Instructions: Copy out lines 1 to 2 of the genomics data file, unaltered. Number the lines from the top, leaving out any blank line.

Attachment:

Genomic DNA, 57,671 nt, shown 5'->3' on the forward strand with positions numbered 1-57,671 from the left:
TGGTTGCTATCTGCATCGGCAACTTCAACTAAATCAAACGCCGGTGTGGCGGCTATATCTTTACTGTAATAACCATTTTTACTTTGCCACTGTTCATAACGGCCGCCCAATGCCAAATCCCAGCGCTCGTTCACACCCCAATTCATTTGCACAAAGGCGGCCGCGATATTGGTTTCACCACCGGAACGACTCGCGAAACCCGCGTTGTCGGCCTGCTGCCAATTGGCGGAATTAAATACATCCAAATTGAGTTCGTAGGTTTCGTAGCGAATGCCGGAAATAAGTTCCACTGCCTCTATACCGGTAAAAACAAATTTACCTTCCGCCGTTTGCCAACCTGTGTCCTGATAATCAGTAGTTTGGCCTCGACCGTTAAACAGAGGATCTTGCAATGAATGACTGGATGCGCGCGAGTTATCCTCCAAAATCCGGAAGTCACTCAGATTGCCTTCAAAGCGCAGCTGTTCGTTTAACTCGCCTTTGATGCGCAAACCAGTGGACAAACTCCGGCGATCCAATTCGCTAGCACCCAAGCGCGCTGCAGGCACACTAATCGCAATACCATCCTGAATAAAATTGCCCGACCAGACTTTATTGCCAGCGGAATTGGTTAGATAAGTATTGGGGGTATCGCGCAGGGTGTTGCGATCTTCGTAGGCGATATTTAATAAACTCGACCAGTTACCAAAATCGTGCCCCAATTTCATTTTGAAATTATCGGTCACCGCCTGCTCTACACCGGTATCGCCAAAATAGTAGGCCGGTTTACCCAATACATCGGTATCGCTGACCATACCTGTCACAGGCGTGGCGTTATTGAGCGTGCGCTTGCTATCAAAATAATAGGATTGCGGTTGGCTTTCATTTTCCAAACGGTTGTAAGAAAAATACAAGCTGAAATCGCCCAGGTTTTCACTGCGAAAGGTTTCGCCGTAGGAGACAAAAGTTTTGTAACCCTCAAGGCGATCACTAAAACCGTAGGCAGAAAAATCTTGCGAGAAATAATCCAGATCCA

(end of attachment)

Genomic DNA, 57,671 nt, shown 5'->3' on the forward strand with positions numbered 1-57,671 from the left:
TGGTTGCTATCTGCATCGGCAACTTCAACTAAATCAAACGCCGGTGTGGCGGCTATATCTTTACTGTAATAACCATTTTTACTTTGCCACTGTTCATAACGGCCGCCCAATGCCAAATCCCAGCGCTCGTTCACACCCCAATTCATTTGCACAAAGGCGGCCGCGATATTGGTTTCACCACCGGAACGACTCGCGAAACCCGCGTTGTCGGCCTGCTGCCAATTGGCGGAATTAAATACATCCAAATTGAGTTCGTAGGTTTCGTAGCGAATGCCGGAAATAAGTTCCACTGCCTCTATACCGGTAAAAACAAATTTACCTTCCGCCGTTTGCCAACCTGTGTCCTGATAATCAGTAGTTTGGCCTCGACCGTTAAACAGAGGATCTTGCAATGAATGACTGGATGCGCGCGAGTTATCCTCCAAAATCCGGAAGTCACTCAGATTGCCTTCAAAGCGCAGCTGTTCGTTTAACTCGCCTTTGATGCGCAAACCAGTGGACAAACTCCGGCGATCCAATTCGCTAGCACCCAAGCGCGCTGCAGGCACACTAATCGCAATACCATCCTGAATAAAATTGCCCGACCAGACTTTATTGCCAGCGGAATTGGTTAGATAAGTATTGGGGGTATCGCGCAGGGTGTTGCGATCTTCGTAGGCGATATTTAATAAACTCGACCAGTTACCAAAATCGTGCCCCAATTTCATTTTGAAATTATCGGTCACCGCCTGCTCTACACCGGTATCGCCAAAATAGTAGGCCGGTTTACCCAATACATCGGTATCGCTGACCATACCTGTCACAGGCGTGGCGTTATTGAGCGTGCGCTTGCTATCAAAATAATAGGATTGCGGTTGGCTTTCATTTTCCAAACGGTTGTAAGAAAAATACAAGCTGAAATCGCCCAGGTTTTCACTGCGAAAGGTTTCGCCGTAGGAGACAAAAGTTTTGTAACCCTCAAGGCGATCACTAAAACCGTAGGCAGAAAAATCTTGCGAGAAATAATCCAGATCCA